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Portrayal of an Artist – Part 1 [Music Parody]

I’ve mentioned before that I ran a website called artlick.com with my friends Dave and Jenn. We were fascinated with this burgeoning place called the internet and the opportunities it presented to be creative. We had a keen interest in all artforms, especially writing and graphic design, but with very little experience of how to code, so we just jumped in and started building a site full of our own artistic creations, quirky installations and mad ideas (and we learned along the way). There were bucketloads of interesting projects and creations from the site that I’m hugely proud of, and I will post about them further in the coming year, but I’ll kick off with one of the most fun projects we ever embarked upon – Portrayal of an Artist.

Through my friend Ravi, we had acquired an early digital camera (it had a 3.5 inch floppy disk that you inserted into the side to capture the photos!) – and, for us, it was a great way to creatively play with such a futuristic gadget. One day on our lunch break we took a snap of me goofing around the server room in our workplace, and following a little bit of digital doodling later we had a suitably silly looking album cover.And so, our shared love for music and album cover art spawned an entire section of the site dedicated to this parody and satire of the music industry. The idea was ultimately to make fun of the many different styles of album cover art, and a broader sideswipe at self-important, stupid rockstars who put out an eclectic set of genres of music to reinvent themselves — with all the whims of moving labels; lack of quality control; wildly misjudged titles and lyrics.

Some of the photos are still really funny to me, and some are really beautiful and otherworldly. There are some particularly poignant photos in here of the old World Trade Centre too that proved to be a glorious backdrop to some of the albums. Dave did such a class job with some of these covers – some real gems that would look good on a shelf, and others that still make me laugh out loud. And as I look at them I often daydream about what the songs might actually sound like. I really should record them some day. There are also loads of fake album reviews to go with them, which I will also dig out and share at another time. But for now let me take you through some of the creative process that brought them to the world wide web. The back catalogue is absolutely vast, so I will post a chunk of them here today and share even more tomorrow!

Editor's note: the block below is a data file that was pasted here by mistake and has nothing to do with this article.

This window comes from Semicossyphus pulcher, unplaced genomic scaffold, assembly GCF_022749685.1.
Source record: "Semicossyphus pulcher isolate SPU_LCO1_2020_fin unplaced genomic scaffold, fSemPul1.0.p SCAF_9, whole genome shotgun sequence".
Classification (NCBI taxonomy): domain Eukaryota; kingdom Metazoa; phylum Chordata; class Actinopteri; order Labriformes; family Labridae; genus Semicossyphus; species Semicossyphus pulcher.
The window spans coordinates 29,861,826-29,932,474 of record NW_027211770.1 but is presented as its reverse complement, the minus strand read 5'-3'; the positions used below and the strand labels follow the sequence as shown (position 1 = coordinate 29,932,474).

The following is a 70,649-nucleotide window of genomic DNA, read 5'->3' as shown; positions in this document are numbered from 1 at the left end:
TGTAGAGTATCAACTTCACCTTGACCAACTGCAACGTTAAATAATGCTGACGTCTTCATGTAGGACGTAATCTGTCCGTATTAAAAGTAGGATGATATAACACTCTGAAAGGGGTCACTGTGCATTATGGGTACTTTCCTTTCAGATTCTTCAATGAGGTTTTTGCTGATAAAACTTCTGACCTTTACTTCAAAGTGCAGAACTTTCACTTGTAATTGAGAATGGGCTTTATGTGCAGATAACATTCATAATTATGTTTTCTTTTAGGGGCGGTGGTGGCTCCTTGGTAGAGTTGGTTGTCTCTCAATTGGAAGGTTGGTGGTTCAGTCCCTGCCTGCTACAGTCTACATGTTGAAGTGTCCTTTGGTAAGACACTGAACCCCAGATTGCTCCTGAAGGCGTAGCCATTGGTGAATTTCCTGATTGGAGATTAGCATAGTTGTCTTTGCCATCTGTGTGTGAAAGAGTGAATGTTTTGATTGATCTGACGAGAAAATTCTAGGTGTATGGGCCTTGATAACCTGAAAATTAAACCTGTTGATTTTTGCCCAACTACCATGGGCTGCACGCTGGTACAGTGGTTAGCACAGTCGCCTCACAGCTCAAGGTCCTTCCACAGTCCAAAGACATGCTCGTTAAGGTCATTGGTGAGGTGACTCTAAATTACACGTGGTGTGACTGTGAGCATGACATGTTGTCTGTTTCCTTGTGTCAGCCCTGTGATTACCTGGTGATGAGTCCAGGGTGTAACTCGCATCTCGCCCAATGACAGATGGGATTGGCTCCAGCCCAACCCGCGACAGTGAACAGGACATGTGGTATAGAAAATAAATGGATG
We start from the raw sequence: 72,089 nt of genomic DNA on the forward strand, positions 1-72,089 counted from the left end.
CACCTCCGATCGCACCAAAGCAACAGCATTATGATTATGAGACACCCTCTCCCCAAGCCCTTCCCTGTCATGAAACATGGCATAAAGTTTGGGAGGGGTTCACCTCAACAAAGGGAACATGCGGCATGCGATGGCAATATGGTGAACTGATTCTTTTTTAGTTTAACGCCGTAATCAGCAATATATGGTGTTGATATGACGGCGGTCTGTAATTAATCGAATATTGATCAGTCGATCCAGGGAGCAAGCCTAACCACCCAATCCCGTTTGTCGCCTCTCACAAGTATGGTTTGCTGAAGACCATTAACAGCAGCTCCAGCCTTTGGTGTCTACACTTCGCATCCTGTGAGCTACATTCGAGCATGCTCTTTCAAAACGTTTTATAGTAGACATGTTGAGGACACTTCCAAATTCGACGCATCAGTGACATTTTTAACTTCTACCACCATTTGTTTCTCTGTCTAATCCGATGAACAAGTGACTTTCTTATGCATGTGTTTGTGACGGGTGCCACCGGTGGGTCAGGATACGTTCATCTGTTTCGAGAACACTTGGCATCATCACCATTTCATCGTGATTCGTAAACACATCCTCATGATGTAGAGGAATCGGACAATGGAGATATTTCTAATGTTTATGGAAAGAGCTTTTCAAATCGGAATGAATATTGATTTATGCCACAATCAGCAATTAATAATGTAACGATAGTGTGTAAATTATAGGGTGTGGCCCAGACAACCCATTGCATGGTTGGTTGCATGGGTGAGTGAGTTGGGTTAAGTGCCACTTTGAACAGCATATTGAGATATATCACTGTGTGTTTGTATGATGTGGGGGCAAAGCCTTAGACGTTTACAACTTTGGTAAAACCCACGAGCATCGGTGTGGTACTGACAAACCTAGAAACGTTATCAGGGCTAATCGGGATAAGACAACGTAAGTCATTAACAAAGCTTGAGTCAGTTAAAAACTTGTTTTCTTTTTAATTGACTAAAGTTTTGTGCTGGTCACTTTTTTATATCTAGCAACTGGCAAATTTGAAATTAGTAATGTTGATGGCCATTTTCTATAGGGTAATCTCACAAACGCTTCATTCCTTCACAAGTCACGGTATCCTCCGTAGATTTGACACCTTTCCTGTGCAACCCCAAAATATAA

Album: DATABANK
Singles: <ANTON> ; <PUNCHCARD>

The first album came about, as I said above, when we pottered around the servers at our office. The word DATABANK was emblazoned on the original databank itself, so we kept it and figured it would make a good album title. That then sparked the idea to create a couple of singles, which Dave used to hone his burgeoning Photoshop design skills.

I remember us spending huge amounts of time on coming up with the right titles for the songs, so they would fit well with the genre of the album (which we assumed was some kind of electronica). Also, there are little details on there that we added for our own amusement; we thought it would be funny that the album version of Anton was 34 minutes long, but the single was drastically edited in length. We extended the joke but reduced the running time even more preposterously for the Punchcard single.